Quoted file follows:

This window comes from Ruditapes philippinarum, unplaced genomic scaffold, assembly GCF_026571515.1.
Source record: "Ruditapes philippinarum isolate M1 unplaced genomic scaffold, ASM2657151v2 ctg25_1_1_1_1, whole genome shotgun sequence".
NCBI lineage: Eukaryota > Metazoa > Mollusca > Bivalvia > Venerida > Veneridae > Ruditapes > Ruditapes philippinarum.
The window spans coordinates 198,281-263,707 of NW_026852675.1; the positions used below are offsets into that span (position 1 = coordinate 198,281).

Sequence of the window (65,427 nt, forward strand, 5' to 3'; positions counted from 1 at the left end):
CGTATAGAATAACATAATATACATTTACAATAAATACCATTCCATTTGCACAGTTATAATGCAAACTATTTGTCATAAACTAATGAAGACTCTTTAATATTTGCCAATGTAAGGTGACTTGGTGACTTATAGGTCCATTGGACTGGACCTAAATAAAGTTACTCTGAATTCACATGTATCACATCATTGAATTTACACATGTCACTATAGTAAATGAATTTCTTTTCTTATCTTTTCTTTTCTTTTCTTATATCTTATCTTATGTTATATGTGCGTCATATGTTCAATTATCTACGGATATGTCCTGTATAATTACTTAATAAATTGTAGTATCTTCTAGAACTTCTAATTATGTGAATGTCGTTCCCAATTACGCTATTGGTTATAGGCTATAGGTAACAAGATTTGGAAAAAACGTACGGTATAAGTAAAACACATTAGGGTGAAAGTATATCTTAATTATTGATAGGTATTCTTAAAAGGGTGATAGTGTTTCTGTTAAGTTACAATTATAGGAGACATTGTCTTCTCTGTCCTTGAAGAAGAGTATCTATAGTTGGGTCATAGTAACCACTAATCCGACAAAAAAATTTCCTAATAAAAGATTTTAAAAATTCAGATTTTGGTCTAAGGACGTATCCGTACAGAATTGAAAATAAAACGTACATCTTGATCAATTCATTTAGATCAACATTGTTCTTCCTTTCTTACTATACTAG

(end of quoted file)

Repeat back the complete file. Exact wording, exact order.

This window comes from Ruditapes philippinarum, unplaced genomic scaffold, assembly GCF_026571515.1.
Source record: "Ruditapes philippinarum isolate M1 unplaced genomic scaffold, ASM2657151v2 ctg25_1_1_1_1, whole genome shotgun sequence".
NCBI lineage: Eukaryota > Metazoa > Mollusca > Bivalvia > Venerida > Veneridae > Ruditapes > Ruditapes philippinarum.
The window spans coordinates 198,281-263,707 of NW_026852675.1; the positions used below are offsets into that span (position 1 = coordinate 198,281).

Sequence of the window (65,427 nt, forward strand, 5' to 3'; positions counted from 1 at the left end):
CGTATAGAATAACATAATATACATTTACAATAAATACCATTCCATTTGCACAGTTATAATGCAAACTATTTGTCATAAACTAATGAAGACTCTTTAATATTTGCCAATGTAAGGTGACTTGGTGACTTATAGGTCCATTGGACTGGACCTAAATAAAGTTACTCTGAATTCACATGTATCACATCATTGAATTTACACATGTCACTATAGTAAATGAATTTCTTTTCTTATCTTTTCTTTTCTTTTCTTATATCTTATCTTATGTTATATGTGCGTCATATGTTCAATTATCTACGGATATGTCCTGTATAATTACTTAATAAATTGTAGTATCTTCTAGAACTTCTAATTATGTGAATGTCGTTCCCAATTACGCTATTGGTTATAGGCTATAGGTAACAAGATTTGGAAAAAACGTACGGTATAAGTAAAACACATTAGGGTGAAAGTATATCTTAATTATTGATAGGTATTCTTAAAAGGGTGATAGTGTTTCTGTTAAGTTACAATTATAGGAGACATTGTCTTCTCTGTCCTTGAAGAAGAGTATCTATAGTTGGGTCATAGTAACCACTAATCCGACAAAAAAATTTCCTAATAAAAGATTTTAAAAATTCAGATTTTGGTCTAAGGACGTATCCGTACAGAATTGAAAATAAAACGTACATCTTGATCAATTCATTTAGATCAACATTGTTCTTCCTTTCTTACTATACTAG